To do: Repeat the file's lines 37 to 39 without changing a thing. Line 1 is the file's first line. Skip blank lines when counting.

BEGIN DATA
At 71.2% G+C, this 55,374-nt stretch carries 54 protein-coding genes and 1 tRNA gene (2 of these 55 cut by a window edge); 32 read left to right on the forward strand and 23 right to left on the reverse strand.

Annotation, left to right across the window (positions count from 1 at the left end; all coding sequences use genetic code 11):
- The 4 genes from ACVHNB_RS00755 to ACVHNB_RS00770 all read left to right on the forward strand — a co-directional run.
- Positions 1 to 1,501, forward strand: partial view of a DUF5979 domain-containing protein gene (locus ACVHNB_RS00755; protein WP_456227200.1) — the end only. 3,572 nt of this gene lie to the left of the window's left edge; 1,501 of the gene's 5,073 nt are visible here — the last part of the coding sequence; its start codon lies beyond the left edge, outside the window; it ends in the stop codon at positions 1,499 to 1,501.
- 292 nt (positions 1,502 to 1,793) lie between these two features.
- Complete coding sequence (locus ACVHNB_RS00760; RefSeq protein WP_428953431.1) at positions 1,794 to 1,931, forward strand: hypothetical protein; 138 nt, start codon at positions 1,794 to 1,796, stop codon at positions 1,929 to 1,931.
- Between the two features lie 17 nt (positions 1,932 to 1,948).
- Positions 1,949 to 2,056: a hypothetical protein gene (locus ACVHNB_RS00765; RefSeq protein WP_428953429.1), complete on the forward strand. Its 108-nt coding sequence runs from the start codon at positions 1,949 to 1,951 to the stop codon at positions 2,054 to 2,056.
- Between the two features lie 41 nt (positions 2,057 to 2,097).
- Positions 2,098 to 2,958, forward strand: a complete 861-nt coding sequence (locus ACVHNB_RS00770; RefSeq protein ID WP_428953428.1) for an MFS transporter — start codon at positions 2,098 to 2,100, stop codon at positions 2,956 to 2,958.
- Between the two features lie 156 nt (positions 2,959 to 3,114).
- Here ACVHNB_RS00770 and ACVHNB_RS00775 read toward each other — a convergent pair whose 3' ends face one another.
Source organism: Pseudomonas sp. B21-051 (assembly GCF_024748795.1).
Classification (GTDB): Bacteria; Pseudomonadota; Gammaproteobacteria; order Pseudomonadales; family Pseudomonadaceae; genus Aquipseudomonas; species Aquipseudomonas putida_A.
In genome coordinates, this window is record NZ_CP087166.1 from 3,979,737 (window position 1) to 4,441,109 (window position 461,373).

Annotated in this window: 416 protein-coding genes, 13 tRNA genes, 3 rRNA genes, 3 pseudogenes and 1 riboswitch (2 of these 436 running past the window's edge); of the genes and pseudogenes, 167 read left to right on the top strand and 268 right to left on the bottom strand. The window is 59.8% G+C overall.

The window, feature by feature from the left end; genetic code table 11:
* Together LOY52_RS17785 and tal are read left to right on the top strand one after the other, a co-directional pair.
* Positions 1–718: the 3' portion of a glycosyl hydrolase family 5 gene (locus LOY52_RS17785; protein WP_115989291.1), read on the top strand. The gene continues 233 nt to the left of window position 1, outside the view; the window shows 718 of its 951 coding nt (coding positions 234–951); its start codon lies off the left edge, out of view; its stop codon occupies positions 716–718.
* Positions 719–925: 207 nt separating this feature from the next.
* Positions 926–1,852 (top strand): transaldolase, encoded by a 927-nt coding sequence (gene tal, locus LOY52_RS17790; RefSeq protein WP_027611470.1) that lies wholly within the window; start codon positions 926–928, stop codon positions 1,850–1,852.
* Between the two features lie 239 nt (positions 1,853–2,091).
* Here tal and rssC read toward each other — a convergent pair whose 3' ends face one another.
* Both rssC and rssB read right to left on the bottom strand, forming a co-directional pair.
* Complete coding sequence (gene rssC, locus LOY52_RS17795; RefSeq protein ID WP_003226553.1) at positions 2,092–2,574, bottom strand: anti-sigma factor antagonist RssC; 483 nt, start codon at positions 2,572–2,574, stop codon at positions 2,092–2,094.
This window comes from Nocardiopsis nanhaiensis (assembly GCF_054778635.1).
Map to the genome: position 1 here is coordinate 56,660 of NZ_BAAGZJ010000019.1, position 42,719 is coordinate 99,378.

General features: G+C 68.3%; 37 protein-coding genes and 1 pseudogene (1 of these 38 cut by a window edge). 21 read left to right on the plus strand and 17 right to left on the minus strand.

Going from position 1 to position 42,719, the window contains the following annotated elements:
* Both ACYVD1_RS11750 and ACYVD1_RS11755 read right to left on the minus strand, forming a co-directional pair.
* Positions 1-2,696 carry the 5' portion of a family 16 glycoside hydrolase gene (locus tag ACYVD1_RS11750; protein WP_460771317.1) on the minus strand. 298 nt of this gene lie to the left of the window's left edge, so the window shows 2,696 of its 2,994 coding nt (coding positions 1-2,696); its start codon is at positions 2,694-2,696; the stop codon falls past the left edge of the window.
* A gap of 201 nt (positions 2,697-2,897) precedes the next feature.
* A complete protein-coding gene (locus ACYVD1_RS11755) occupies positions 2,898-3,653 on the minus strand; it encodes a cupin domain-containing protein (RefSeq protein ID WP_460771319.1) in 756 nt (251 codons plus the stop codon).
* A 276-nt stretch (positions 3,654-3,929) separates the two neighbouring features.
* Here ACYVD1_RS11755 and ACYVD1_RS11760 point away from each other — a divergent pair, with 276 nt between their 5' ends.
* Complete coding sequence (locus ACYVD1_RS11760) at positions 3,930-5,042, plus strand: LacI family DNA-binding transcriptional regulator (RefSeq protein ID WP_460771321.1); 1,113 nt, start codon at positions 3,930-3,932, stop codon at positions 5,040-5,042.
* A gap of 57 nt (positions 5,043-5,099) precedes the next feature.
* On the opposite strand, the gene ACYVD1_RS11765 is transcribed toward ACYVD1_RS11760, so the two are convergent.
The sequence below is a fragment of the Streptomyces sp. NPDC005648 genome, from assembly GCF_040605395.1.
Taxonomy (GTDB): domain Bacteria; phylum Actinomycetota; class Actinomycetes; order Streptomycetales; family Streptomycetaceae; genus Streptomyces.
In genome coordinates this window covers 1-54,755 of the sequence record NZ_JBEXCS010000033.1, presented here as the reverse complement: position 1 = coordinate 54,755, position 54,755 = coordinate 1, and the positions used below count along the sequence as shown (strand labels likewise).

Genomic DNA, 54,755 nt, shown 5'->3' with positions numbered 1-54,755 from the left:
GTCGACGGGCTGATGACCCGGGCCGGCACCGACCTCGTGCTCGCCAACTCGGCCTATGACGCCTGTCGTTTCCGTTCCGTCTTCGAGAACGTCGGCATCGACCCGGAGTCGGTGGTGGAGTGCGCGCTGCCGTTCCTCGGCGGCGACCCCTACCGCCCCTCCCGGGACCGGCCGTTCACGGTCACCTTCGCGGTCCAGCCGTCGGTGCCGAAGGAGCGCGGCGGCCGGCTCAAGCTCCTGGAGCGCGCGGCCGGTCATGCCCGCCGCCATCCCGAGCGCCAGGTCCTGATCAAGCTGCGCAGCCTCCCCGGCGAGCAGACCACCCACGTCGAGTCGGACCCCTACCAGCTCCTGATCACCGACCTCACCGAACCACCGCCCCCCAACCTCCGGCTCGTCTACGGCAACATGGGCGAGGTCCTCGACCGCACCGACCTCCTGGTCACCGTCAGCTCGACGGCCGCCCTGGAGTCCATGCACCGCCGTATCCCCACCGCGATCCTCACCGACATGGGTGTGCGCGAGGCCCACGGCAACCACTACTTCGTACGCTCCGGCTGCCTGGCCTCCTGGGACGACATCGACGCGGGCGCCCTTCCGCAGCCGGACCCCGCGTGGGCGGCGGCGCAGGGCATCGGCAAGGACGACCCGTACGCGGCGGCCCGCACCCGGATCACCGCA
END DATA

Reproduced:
* A gap of 57 nt (positions 5,043-5,099) precedes the next feature.
* On the opposite strand, the gene ACYVD1_RS11765 is transcribed toward ACYVD1_RS11760, so the two are convergent.
The sequence below is a fragment of the Streptomyces sp. NPDC005648 genome, from assembly GCF_040605395.1.